While Dutch architect Janjaap Ruijssenaars from Universe Architecture in Amsterdam plans to print a one-piece "endless" building latest in year 2014, and Softkill Design, a London based design collective, is working on a second version of the 3D printed Protohouse, another Dutch studio, DUS Architects, is planning to build the first 3D-printed canal house in Amsterdam.
Amsterdam has been building new houses, the "Amsterdam canal belts", around the city since year 1613, 400 years ago. The canal houses are a symbol of Amsterdam, representing the history of the 'Golden Age'. Now 400 years later, DUS Architects will make the first canal house at the 'Northern Canal Belt' of the city with help of 3D printing technology.
The canal house is a place for education and co-creation. It will be 3D-printed entirely. DUS Architects will work with KamerMaker, the world's first large-scale movable 3D printer, or 3D printing pavilion. The design of each building component will be first 3D printd on a "small" 3D printer, at a scale of 1:20. When the design is optimal, the KamerMaker will then print out each room in one piece.
The construction will start in the next six months. The printing procedure is directly visible to all people in Amsterdam, as a continuously growing exhibition. In the winter of 2013, the first floors and facades of the house will be finished. Currently the printing material is polypropylene, but DUS Architects hopes in the near future to use recycled plastic as material.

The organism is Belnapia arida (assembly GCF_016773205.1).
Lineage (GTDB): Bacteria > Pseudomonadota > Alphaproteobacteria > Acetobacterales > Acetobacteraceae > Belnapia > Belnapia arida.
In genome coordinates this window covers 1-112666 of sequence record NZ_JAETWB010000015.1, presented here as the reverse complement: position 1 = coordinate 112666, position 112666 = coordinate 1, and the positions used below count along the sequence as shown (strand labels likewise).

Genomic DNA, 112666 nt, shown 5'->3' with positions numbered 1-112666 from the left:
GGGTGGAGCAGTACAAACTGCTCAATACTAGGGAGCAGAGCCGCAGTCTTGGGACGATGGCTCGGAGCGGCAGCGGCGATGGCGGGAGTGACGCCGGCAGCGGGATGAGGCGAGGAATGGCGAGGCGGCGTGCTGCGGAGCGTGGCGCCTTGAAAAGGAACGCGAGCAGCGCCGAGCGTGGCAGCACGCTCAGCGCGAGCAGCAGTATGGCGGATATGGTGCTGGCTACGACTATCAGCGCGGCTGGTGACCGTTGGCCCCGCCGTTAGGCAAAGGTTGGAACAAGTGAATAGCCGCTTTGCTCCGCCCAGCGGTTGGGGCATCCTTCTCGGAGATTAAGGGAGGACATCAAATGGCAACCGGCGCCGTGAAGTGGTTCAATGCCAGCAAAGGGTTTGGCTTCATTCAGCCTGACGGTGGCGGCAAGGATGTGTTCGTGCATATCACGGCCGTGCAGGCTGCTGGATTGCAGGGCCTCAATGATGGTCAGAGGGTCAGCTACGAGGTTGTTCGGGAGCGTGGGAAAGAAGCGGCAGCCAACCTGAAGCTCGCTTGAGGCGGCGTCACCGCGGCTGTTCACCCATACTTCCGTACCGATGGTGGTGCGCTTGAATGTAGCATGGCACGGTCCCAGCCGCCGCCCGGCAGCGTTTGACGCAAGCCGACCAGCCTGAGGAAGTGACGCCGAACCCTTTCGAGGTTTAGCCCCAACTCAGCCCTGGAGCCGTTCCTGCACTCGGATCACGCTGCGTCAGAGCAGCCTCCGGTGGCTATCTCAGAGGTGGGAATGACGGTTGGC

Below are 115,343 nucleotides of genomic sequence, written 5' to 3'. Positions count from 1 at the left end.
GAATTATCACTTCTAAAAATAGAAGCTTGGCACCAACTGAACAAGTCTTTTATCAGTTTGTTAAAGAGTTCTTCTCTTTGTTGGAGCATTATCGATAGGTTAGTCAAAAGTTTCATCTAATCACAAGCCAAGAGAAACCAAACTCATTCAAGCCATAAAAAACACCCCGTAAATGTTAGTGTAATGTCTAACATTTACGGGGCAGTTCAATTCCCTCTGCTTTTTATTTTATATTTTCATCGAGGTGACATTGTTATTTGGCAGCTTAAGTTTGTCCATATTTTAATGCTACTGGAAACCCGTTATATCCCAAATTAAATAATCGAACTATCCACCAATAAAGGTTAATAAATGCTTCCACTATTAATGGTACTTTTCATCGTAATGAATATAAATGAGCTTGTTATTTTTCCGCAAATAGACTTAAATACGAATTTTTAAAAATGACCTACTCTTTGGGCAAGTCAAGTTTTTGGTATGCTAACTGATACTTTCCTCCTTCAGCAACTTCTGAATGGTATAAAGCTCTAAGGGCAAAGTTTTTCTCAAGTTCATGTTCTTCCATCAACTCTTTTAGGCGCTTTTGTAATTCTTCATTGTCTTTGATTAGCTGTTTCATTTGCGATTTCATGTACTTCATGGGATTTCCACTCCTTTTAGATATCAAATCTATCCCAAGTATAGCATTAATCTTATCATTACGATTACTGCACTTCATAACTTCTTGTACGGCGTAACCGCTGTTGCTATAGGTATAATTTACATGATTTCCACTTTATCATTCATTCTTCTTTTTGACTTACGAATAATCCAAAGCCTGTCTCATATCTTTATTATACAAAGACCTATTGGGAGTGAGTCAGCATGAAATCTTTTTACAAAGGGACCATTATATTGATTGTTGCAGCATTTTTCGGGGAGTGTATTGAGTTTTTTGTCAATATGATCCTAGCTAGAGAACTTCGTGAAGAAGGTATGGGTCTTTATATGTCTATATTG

The first room will be used as the Welcoming room, where all guests are being welcomed and digitally produced products are exhibited. Later every room within the canal house will be dedicated to a specific research theme, such as the "Recycle Room" where material such as used plastic bottles is gathered and shreddered into printable matter for the KamerMaker; or the "Construction Room" where new print techniques and new usages for the building industry are developed."
By building these rooms together with many specific (research) partners, new ideas and solutions are directly tested and exhibited. Just as 400 years ago, the program of the canal house is aimed at trade and innovation, with an aesthetic appearance, and build with today's modern means. Inside the canal house there is always room fornew insights and encounters. New rooms emerge from input by the market and the public. This way, the knowledge expands as the canal house expands.
Posted in 3D Printing Applications
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Erik de Bruijn, Ultimaker co-founder wrote at 3/10/2013 4:21:10 PM:
Perhaps it's worth it to mention that the technology is partly provided by Xtrution (large extruder), Ultimaker (3D printing tech) and welding and body work is done by Fiction Factory.